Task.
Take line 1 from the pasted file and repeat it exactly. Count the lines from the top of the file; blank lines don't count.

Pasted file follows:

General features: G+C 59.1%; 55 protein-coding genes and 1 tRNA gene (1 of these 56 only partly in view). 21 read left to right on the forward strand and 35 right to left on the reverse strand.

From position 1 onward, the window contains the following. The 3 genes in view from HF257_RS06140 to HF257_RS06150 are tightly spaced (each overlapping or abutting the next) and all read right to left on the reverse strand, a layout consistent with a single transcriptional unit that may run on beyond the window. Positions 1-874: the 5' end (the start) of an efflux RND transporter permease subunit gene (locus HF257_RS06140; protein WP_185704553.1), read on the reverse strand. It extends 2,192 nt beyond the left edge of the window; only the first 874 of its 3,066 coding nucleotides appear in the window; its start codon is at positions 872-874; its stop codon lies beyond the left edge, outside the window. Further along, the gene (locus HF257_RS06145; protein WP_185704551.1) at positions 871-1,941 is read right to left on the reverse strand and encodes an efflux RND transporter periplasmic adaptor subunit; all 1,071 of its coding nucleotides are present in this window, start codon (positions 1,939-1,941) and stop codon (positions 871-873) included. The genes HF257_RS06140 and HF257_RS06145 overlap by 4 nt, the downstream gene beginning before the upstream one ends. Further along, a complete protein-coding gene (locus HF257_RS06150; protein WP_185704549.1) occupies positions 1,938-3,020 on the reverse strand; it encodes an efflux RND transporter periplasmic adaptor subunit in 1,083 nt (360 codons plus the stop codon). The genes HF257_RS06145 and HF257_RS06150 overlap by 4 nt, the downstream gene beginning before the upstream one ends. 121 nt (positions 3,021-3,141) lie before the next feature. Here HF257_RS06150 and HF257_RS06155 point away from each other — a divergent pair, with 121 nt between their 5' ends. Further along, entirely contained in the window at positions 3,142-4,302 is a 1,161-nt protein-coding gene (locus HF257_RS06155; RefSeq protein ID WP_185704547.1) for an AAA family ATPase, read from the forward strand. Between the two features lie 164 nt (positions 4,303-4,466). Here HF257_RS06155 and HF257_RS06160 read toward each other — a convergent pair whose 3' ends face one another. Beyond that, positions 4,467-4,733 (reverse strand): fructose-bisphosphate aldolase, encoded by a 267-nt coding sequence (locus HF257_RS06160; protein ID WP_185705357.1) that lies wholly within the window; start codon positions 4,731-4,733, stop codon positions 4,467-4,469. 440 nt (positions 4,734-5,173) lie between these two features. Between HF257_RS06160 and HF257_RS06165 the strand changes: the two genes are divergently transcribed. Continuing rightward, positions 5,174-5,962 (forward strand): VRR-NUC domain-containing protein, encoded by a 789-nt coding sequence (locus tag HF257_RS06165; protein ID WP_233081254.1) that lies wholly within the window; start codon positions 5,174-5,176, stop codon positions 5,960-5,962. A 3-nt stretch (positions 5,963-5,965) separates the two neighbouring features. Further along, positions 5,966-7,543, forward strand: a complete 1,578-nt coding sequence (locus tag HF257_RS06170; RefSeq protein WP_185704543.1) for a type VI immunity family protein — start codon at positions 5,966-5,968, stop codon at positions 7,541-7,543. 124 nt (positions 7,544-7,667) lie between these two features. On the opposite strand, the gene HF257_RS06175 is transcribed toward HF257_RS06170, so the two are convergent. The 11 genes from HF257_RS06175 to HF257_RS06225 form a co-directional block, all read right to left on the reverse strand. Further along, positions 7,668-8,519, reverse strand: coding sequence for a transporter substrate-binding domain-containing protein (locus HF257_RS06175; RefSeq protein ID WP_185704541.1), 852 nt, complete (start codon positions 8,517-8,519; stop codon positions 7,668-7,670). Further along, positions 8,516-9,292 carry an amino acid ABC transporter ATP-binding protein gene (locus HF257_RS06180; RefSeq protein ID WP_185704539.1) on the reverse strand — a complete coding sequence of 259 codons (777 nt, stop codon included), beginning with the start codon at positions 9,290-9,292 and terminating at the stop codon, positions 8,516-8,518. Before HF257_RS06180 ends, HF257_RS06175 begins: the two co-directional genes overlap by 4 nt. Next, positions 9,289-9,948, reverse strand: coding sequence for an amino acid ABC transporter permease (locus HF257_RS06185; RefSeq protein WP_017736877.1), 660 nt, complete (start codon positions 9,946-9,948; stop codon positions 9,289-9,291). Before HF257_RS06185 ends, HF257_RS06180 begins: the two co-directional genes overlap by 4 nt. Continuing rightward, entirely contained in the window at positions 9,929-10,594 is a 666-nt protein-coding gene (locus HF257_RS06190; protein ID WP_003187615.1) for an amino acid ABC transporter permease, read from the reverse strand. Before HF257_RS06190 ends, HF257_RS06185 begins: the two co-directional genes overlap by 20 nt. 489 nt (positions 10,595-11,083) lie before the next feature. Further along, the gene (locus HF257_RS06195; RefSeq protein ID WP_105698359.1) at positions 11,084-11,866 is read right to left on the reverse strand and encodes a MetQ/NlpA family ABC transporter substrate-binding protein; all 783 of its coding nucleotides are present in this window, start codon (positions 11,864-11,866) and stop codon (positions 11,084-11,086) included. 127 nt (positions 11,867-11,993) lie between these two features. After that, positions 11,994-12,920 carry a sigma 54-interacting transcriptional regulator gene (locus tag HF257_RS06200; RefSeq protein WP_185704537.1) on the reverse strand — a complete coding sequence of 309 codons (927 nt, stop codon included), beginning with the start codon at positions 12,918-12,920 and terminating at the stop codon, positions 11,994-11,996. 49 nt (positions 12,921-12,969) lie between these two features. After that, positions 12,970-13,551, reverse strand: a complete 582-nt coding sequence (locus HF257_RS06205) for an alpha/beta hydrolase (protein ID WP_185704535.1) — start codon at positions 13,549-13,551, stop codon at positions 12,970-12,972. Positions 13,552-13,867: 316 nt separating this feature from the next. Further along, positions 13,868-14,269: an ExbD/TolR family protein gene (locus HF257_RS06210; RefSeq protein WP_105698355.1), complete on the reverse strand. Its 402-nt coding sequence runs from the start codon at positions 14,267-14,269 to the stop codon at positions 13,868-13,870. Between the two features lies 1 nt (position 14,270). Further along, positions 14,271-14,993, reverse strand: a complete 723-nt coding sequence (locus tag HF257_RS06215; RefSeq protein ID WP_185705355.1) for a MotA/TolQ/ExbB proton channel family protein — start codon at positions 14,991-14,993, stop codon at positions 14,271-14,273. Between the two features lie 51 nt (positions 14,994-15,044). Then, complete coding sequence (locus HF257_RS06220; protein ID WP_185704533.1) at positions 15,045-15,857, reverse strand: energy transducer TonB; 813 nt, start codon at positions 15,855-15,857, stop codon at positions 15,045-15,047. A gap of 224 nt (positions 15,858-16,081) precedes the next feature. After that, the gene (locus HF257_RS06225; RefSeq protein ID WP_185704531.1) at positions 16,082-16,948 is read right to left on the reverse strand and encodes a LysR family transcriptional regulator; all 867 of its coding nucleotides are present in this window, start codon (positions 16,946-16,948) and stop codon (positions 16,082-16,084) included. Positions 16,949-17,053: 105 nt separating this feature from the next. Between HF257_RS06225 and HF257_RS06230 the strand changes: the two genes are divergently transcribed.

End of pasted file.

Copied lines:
General features: G+C 59.1%; 55 protein-coding genes and 1 tRNA gene (1 of these 56 only partly in view). 21 read left to right on the forward strand and 35 right to left on the reverse strand.